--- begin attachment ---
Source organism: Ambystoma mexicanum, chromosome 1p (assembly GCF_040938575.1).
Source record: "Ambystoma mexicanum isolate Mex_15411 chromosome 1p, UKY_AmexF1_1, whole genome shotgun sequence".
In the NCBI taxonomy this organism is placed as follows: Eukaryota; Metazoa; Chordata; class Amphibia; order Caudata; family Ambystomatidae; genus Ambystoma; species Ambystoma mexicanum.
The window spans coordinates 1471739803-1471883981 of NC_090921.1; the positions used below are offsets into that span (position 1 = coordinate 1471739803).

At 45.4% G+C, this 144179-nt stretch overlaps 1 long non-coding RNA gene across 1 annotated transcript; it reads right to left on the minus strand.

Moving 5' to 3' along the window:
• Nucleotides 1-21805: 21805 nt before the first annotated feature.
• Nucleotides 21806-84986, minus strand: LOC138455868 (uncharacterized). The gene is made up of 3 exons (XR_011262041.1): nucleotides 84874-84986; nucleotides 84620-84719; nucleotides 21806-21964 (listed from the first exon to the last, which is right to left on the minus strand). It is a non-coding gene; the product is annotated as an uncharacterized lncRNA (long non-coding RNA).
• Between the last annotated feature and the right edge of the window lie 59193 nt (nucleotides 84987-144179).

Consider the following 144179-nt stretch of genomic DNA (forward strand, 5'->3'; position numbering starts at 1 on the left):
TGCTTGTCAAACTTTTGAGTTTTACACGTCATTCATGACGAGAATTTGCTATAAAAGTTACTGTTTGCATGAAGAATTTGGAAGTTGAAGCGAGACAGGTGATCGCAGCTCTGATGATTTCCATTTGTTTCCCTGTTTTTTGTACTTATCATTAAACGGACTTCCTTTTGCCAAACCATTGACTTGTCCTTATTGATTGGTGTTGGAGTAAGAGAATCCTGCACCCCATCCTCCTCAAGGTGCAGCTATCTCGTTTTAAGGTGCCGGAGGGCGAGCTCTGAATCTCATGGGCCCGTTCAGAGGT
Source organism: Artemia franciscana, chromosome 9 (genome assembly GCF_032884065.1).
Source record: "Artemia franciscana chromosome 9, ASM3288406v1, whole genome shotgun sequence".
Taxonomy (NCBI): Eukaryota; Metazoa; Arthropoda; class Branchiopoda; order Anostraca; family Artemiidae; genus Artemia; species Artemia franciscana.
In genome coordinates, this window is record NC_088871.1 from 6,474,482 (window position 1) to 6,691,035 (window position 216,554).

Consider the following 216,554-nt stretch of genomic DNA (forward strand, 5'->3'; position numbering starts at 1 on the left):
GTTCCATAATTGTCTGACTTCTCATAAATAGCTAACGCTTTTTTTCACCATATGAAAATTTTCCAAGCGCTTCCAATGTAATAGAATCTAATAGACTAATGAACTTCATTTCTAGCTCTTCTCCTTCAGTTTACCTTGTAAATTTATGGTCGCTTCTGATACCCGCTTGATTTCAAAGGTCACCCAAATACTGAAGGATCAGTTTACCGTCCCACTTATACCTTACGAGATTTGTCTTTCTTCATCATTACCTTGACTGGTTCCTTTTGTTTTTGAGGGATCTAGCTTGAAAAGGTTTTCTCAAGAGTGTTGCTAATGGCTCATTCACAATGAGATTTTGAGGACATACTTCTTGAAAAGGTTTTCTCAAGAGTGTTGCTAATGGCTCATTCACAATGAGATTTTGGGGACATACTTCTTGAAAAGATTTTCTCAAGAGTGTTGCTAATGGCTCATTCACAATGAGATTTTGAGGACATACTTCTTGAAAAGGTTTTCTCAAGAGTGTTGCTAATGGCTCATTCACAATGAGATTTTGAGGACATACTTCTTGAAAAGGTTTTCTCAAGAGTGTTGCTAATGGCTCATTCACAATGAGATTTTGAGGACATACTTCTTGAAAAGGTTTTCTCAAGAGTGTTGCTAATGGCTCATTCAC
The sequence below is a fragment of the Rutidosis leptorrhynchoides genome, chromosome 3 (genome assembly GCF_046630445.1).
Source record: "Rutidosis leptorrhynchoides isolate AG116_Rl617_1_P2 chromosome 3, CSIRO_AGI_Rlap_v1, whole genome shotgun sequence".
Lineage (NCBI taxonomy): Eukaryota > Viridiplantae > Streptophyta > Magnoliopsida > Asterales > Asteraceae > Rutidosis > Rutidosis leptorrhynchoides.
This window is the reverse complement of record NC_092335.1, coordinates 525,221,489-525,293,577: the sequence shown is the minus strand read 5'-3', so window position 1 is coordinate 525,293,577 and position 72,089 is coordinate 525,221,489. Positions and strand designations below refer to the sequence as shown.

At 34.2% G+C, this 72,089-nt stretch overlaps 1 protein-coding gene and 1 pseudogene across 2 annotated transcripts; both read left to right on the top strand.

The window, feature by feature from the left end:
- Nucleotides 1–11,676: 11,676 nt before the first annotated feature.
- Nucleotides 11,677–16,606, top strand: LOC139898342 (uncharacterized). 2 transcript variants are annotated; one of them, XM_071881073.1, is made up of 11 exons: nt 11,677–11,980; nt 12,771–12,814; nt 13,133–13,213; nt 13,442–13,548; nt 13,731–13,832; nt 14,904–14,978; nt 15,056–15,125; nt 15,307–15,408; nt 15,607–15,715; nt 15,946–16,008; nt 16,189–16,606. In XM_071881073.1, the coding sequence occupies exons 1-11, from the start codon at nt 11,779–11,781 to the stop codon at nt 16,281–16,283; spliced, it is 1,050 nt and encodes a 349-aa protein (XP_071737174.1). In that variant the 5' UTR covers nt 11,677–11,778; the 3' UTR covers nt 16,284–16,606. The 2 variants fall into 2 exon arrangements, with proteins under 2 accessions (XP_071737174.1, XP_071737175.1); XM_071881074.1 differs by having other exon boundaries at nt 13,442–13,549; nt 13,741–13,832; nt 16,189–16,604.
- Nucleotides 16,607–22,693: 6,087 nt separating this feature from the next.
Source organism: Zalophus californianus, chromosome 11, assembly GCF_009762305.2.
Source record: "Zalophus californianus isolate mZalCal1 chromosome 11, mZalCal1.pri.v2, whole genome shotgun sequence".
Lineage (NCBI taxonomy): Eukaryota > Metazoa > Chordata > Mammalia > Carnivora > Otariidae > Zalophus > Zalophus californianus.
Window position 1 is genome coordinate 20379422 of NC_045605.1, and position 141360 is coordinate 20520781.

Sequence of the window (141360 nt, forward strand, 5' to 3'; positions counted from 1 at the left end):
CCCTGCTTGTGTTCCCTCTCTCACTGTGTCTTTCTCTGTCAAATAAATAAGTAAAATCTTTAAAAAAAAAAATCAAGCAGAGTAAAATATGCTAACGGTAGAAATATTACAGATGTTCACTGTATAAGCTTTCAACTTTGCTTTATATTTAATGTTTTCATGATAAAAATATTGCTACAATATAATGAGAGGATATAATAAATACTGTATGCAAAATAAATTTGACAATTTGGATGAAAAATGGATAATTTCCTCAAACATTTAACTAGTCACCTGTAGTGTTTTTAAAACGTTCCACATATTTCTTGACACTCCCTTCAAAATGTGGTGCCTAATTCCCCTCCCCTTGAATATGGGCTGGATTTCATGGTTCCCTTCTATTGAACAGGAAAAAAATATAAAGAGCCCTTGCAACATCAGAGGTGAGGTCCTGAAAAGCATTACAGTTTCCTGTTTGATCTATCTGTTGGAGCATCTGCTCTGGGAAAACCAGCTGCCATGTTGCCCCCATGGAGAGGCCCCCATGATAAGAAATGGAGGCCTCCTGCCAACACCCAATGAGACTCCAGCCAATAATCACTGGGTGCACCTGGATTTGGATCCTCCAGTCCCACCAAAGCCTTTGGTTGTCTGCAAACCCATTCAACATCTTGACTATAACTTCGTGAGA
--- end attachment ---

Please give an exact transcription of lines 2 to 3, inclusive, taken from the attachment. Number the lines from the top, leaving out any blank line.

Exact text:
Source record: "Ambystoma mexicanum isolate Mex_15411 chromosome 1p, UKY_AmexF1_1, whole genome shotgun sequence".
In the NCBI taxonomy this organism is placed as follows: Eukaryota; Metazoa; Chordata; class Amphibia; order Caudata; family Ambystomatidae; genus Ambystoma; species Ambystoma mexicanum.